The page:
An example of operations that could fall outside of an insurance company’s appetite could be a retail store selling products made in a foreign country. Regulations and product standards may not meet Canadian manufacturing standards, and subrogating against a foreign manufacturer may be impossible. An example of an operation where a CGL isn’t the right place for completed operations coverage is an auto-mechanic. A CGL for an auto-mechanic would exclude products and completed operations because the liability associated with that type of operation is meant to be covered under the wording of a Garage Auto policy.   


Personal and advertising injury limit  

Think of personal injury as actions that could cause harm to a person’s reputation, such as libel, slander, false arrest, wrongful eviction, and invasion of privacy. An advertising injury is when libel or slander is used in the context of advertising.  


Medical payments limits  

This coverage can sometimes throw an insured off as it needs explanation. Medical payments coverage isn’t meant for the medical coverage of a person suing the business, like bodily injury coverage. Instead, this extension of coverage exists to attempt to avoid a suit.  

For instance, if a person were to slip and fall on your property and require an ambulance ride to the hospital, an insured could volunteer to pay the bill without admitting any negligence or wrongdoing. It’s more of a good Samaritan’s coverage to promote goodwill. It isn’t meant to be coverage to pay for serious or ongoing medical care.  


Tenant’s legal liability  

This is a common coverage extension in a CGL and should be paid close attention to if you rent a space. A tenant’s legal liability covers the business’s property as a renter. For example, if you rent a 1000-square-foot space in a 10,000-square-foot strip mall, and that strip mall would cost $10,000,000 to replace, you would be responsible for 1/10th of $10,000,000, which means you would want to have a $1,000,000 tenant’s legal liability limit.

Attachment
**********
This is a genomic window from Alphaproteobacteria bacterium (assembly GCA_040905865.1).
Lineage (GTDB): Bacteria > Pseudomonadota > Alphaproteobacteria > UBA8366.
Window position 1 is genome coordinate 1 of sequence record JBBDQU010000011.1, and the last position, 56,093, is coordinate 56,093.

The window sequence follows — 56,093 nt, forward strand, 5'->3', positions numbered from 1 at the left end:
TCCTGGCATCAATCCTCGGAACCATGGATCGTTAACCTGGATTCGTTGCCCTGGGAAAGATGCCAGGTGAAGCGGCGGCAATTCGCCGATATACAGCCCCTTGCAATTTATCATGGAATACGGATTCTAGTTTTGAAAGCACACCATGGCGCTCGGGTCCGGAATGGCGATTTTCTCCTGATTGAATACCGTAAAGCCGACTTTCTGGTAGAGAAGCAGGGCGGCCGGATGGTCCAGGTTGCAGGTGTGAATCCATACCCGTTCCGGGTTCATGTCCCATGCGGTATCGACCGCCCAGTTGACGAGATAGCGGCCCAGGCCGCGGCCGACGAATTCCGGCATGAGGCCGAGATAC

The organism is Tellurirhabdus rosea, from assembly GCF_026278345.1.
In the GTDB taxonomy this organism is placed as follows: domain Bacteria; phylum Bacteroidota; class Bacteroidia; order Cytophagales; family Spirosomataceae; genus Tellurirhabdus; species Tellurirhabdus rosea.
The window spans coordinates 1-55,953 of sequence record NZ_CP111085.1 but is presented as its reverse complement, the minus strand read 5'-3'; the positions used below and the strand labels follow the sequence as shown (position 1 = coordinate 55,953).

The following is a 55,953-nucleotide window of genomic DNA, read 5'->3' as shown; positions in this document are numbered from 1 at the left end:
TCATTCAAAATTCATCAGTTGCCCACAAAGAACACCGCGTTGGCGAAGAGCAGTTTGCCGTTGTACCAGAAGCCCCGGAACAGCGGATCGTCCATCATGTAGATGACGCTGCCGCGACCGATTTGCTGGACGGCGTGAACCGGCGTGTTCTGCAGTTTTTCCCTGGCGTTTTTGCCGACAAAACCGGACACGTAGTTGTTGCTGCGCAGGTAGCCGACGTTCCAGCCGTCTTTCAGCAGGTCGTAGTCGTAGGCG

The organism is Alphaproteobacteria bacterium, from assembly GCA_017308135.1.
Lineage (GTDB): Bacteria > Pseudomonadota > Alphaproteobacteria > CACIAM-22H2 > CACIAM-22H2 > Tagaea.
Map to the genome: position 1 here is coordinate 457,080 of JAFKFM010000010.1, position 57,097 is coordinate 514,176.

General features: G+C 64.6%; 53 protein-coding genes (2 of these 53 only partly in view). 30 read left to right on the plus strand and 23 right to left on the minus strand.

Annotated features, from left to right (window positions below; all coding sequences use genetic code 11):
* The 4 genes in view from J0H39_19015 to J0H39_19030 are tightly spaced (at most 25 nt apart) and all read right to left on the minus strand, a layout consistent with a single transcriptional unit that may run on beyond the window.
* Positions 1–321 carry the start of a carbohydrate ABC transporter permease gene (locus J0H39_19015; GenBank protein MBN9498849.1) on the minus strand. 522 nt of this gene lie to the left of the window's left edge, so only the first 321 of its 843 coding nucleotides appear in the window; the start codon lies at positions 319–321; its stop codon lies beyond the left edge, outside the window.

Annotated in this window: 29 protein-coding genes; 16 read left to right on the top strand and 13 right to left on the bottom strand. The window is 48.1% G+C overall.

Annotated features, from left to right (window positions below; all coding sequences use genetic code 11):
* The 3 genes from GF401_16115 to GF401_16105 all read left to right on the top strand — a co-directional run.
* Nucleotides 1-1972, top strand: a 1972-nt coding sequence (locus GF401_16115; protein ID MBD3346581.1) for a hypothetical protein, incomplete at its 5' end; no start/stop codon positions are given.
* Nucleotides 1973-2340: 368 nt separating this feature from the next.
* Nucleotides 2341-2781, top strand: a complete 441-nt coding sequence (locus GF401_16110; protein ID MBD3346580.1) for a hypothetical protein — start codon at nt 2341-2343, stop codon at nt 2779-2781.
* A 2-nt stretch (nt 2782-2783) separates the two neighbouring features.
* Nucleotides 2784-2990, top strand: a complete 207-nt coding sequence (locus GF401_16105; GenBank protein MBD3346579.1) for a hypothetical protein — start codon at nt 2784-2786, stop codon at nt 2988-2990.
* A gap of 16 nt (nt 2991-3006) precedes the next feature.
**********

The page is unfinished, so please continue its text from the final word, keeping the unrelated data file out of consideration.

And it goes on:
This coverage would kick in if the unit were destroyed due to negligence in operating your business. If you were held responsible for damaging the entire building (for example, in a total loss fire), the property damage limit from the first section covered in this article would come into play. Therefore, if you are renting, the replacement cost of the entire building you occupy space in should be considered when choosing your property damage limit.   


Common exclusions  

An additional piece that a business owner should pay attention to is what’s excluded from coverage in the CGL. An example of some common exclusions is pollution and communicable diseases. The wording of pollution exclusions varies, but if you think you have an exposure to a release of pollutants, such as gasoline, be sure to talk to your insurance broker and ask if an Environmental Liability policy may be right to cover your risk exposure to this loss. In addition, an exclusion that may have gotten little attention before 2020 is the communicable disease exclusion. This excludes coverage if your business is sued for spreading a communicable disease, such as covid-19.  


Understanding and obtaining commercial general liability insurance is crucial to protecting your business from potential risks and liabilities. It protects against accidents, injuries, and property damage that could lead to substantial financial losses and legal troubles.  

By investing in the right CGL coverage, you can rest assured that your business is well-equipped to handle unforeseen incidents and claims. Our team of business insurance advisors can help you navigate the right coverage for your business. Ready to chat about your business insurance needs? Connect with us to get started or complete a quote.